• Dry Cappuccino  
    This is made with more foam and less milk. Some have argued that the foam insulates the coffee, keeping it warmer for longer. A dry cappuccino has a stronger espresso taste, and the coffee is darker in color.  
  • Bone Dry Cappuccino  
    Like a dry cappuccino – except there is no steamed milk. This is made with strictly foam and espresso. The bed of foam on the espresso, like its counterpart, keeps the coffee hotter for even longer and makes way for latte art. 
white ceramic tea cup with coffee

Pros & Cons Of Cappuccinos 

What We Like 
  • Has a much bolder flavor 
  • Sweeter in taste 
  • Stays warmer longer 
Things We Don’t 
  • Has a higher calorie count 
  • Can be tough to master if you make it for yourself 

Macchiato Vs. Cappuccino – Key Differences (The Bottom Line) 

1. Taste 

If you like a stronger tasting coffee, you’ll want to side with a macchiato. It was designed to ease the punch of an espresso but retain its bold flavor. 

It’s less forgiving on the tastebuds than a cappuccino, which mixes the milk with the espresso as you drink it. A cappuccino is sweeter in its overall taste and generally smoother overall.  

2. Caffeine Level 

A macchiato will taste more robust, so naturally, we would assume it has more caffeine.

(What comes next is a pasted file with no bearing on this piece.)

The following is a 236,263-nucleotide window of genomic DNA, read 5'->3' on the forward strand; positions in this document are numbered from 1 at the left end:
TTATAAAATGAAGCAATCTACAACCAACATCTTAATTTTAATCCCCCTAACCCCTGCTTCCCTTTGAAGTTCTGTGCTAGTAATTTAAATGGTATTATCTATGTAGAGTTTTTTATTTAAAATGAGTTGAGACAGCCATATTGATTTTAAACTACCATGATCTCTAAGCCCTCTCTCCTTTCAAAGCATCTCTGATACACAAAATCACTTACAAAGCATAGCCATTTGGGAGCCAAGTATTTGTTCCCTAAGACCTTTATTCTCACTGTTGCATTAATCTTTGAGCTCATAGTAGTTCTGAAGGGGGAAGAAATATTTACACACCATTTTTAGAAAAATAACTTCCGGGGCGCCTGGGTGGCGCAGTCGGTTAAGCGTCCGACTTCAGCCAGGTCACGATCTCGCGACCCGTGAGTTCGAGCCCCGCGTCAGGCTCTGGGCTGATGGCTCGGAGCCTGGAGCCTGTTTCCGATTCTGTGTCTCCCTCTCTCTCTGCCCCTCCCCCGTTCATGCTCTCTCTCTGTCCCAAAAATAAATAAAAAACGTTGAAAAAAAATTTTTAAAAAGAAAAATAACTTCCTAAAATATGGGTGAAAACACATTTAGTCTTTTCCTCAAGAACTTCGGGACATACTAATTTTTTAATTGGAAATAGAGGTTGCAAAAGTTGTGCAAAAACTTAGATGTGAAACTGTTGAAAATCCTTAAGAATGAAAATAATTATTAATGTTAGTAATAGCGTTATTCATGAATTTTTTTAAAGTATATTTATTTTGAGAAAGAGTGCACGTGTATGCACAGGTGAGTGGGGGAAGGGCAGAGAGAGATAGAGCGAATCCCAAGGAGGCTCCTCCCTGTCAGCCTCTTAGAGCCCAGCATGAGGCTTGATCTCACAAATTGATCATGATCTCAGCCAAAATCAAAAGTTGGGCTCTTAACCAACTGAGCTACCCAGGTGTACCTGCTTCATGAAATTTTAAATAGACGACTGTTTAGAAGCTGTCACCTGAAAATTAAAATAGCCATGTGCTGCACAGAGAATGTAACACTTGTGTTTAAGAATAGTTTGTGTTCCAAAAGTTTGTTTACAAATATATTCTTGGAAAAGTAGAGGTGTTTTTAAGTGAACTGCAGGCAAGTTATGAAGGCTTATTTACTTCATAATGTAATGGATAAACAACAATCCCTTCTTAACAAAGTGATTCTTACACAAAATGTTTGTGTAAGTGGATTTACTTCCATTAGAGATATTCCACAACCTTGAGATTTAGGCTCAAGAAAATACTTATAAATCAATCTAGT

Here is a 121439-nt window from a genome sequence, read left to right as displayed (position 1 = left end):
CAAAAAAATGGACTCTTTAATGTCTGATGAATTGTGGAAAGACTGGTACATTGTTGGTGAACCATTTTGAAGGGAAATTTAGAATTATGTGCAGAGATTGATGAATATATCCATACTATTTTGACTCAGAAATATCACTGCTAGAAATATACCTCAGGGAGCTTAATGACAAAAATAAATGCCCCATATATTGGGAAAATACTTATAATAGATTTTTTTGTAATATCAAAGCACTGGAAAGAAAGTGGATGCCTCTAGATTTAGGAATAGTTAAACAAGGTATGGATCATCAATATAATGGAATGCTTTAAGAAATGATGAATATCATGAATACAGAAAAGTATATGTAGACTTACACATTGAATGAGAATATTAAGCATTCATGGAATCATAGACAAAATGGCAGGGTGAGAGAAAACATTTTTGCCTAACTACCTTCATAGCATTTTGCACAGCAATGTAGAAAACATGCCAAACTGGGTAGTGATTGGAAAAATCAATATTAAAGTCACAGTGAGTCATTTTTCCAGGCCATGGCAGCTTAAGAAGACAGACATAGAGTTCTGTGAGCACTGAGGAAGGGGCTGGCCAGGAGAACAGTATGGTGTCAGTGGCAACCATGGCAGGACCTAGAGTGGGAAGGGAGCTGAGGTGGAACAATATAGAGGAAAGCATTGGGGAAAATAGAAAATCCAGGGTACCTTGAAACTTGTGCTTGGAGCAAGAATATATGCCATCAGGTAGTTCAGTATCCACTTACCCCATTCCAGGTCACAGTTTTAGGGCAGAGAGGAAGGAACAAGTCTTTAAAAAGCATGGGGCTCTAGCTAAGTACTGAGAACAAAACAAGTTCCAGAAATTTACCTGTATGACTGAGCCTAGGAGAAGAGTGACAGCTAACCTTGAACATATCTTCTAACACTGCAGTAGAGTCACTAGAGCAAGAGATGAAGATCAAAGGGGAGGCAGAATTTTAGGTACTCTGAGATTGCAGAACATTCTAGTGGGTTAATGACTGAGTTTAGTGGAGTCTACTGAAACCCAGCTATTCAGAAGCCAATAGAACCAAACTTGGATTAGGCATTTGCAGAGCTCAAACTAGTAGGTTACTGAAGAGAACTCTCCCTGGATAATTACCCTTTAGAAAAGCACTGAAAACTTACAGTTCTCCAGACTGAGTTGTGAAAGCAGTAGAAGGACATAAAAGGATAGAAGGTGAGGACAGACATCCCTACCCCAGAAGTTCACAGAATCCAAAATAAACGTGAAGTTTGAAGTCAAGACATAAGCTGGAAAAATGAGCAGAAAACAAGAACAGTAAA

But that’s not correct! Generally, cappuccinos are served in 16oz servings and will come with double or triple espresso shots. Whereas a macchiato is either a single or double shot.  

Essentially, the caffeine content is higher in a cappuccino due to its size while also designed to drink for longer.  

3. Milk – Coffee Ratio 

It’s easy to tell these two drinks apart by their size, but knowing their ratios can also help in your preparation of them. A cappuccino is espresso, steamed milk, and milk foam in a 1:1:1 ratio. This also makes the drink 70% milk and 30% espresso. This is the standard for a cappuccino. 

Because a macchiato is a newer drink, there isn’t a strict way of making them. But generally accepted is 90% espresso and 10% milk. If you’re looking for a milkier coffee, the better option for you is a cappuccino. 

writing with coffee

4. Time of Day 

While this isn’t practiced much outside of Italy, a cappuccino is strictly a morning drink. This is because they consider a milky drink to be too heavy for the afternoon or after meals. In essence, they’re quite filling, and so is consumed in the morning to start your day. 

This is where the macchiato comes in! It’s thought a macchiato was created to get your dose of coffee, but with added milk if the taste is too intense. It’s drunk more often in the afternoon and evenings. 

Basically, don’t order a cappuccino after 11 am in Italy.  

5. Extras and Variations 

There’s no limit to the creations of coffee. In a coffee shop (like Starbucks), you’re likely to find different flavors you can add to your drinks, plus marshmallows and chocolates.